Saturday, December 09, 2006

Moving and Learning, the Miracle Continues

When we are very young the world is simple and wonderful. The miracle continues. (Yesterday's essay, "You are Alive, the Miracle of it All," at Life on Earth/Slow Sonoma started this series). We eat, nursing if we are lucky. We sleep. We are held and cooed over. We wiggle around and discover who and what we are.

At first we have no direction, really, to our movements. They are less even than exploratory, they are more like thrashing around. But this thrashing around is our life, and we have a brain that is noticing and learning from this thrashing and we begin to pick up patterns that seem to get the same results.

A certain movement will bring this hand thing to our mouth. We like our mouth, this is where pleasure centers in our young world, and this hand thing, which seems a pretty interesting and wiggly part as well, can touch and make friends with our mouth. This is nice. This is interesting. Who really knows what it is to a baby, except it seems from the outside to be compelling enough to try again and again.

Sucking on the hand, wiggling the fingers, this is the stuff of young scientists, young geniuses, the explorer is set in motion.

We are learning. This is what human life is. Eating, sleeping, eliminating, being held and hugged and coed over, moving around and learning and exploring. Life is near and close and entirely sensual. No concepts, no words, just learning, and, if things are going right, wanting food and getting food when we want it, wanting release and sleep and getting it when we want it.


Think of falling in love as a brief chance to return to this close and sensual cooing and touching and exploring and eating and sleeping a lot place. The stories aren't yet up and between us, the words are in our way, this other person is brand new and the glories of the flesh are once again ours for the feasting.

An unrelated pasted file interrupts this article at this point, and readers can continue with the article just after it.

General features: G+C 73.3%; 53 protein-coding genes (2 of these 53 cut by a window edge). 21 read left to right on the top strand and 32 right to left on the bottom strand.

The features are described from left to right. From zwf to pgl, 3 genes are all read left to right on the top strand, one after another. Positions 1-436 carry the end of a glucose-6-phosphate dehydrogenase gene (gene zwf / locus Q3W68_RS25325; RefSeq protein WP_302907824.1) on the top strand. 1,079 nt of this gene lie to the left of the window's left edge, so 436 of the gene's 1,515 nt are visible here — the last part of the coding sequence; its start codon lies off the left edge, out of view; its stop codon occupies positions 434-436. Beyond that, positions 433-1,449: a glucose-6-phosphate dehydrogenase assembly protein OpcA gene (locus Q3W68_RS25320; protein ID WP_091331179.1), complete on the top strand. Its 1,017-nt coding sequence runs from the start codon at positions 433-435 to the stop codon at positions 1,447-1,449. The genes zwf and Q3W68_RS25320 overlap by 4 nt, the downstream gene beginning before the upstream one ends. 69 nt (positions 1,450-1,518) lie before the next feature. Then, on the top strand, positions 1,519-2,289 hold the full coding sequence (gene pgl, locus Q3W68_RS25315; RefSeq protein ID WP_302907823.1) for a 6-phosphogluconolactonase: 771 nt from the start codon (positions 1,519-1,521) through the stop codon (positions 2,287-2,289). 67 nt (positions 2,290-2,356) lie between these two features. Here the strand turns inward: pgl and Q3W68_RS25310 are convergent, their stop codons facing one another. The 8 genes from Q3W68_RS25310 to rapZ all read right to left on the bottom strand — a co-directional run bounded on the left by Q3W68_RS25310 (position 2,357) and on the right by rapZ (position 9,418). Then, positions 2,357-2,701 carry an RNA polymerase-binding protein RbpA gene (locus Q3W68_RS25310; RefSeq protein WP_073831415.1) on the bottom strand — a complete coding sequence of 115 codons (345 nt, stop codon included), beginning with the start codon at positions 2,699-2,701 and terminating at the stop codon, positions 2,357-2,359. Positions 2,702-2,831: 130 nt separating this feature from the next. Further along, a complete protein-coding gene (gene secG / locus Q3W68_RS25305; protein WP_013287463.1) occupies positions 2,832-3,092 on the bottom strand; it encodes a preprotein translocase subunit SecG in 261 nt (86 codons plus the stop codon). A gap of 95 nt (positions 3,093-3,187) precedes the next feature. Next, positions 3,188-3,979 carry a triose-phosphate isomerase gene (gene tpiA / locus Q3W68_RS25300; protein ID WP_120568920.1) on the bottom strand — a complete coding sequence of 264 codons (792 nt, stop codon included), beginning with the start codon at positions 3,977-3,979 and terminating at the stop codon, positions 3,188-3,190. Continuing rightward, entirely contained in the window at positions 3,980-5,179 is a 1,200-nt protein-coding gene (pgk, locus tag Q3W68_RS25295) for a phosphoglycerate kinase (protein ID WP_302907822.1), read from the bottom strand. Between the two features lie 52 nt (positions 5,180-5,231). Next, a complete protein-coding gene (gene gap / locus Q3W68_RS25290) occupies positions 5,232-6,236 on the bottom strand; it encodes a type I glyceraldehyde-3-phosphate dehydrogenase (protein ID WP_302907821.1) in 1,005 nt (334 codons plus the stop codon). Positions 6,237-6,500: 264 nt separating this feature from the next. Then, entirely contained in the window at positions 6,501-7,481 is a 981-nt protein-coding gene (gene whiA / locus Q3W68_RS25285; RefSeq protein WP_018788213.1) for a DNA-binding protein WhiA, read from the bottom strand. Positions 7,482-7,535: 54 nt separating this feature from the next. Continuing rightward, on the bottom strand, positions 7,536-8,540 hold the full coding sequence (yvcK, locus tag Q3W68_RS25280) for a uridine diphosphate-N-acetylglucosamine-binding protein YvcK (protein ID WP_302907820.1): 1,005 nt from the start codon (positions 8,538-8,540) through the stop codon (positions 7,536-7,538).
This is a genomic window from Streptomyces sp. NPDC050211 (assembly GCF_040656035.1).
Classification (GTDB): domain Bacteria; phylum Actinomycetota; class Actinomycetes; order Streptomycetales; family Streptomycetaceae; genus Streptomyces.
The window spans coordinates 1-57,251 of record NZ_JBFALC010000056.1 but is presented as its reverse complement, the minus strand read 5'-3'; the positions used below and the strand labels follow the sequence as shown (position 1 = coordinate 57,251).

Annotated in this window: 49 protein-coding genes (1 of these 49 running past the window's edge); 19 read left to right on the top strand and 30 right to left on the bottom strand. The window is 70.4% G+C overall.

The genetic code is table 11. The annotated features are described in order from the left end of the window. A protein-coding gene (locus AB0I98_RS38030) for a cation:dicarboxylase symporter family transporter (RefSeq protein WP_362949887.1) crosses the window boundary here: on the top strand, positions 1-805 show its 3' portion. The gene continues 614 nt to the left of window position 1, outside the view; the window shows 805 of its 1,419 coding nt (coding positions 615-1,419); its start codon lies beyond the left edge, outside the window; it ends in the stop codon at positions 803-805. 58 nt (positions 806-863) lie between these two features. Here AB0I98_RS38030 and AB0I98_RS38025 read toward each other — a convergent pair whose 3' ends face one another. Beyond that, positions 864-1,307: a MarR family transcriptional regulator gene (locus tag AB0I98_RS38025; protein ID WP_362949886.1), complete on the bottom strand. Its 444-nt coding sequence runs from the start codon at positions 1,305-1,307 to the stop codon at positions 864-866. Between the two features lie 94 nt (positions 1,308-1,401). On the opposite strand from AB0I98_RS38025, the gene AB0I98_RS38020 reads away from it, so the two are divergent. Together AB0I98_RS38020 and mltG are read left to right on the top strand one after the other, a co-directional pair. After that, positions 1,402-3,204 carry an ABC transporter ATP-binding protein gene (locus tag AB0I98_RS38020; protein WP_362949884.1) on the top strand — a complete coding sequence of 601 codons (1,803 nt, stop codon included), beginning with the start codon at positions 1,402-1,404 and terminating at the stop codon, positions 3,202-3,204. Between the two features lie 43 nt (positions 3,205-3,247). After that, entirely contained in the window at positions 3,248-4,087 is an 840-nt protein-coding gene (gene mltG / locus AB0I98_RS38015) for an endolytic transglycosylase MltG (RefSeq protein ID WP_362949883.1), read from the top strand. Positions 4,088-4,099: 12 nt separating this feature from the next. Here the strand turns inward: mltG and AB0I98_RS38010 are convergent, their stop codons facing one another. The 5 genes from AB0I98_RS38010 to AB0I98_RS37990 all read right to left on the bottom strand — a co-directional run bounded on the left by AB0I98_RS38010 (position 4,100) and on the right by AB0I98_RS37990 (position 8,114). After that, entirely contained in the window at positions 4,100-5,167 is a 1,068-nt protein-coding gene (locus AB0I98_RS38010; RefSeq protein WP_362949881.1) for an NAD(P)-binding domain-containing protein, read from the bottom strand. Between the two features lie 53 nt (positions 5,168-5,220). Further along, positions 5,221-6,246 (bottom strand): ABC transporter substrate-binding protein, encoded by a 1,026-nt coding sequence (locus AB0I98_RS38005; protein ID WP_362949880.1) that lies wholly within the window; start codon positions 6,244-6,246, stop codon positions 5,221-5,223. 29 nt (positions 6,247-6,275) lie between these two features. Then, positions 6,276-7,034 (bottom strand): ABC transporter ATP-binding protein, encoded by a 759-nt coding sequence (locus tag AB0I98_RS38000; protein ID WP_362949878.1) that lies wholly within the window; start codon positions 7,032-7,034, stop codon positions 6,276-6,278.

Anyway, back to babies, and being a young genius.

Life is good and it's new and we have a lot more, we discover, than hands and mouths. This back can curl up forward, can arch us back. This combines pleasantly and usefully with things we can do with our arms and legs. Suddenly, by accident the first one or two times, we have reached and arched in a combination that sends us rolling onto our stomachs.

The world is radically expanded in possibilities. We can bring our head upright. We can look in all sorts of directions. We can flap our arms and legs around in pleasantly coordinated fashion.

We are on the way. Reaching is clearer. Seeing what we want is clearer. There is a lot out there we want to touch, or bring to our mouths, or simply (simply!) explore. Scooting or crawling is discovered. The miracle continues. We are alive and learning by moving. Yes!

(Continues, in a fashion, at Food is Good on the Taichiyog... channel.)

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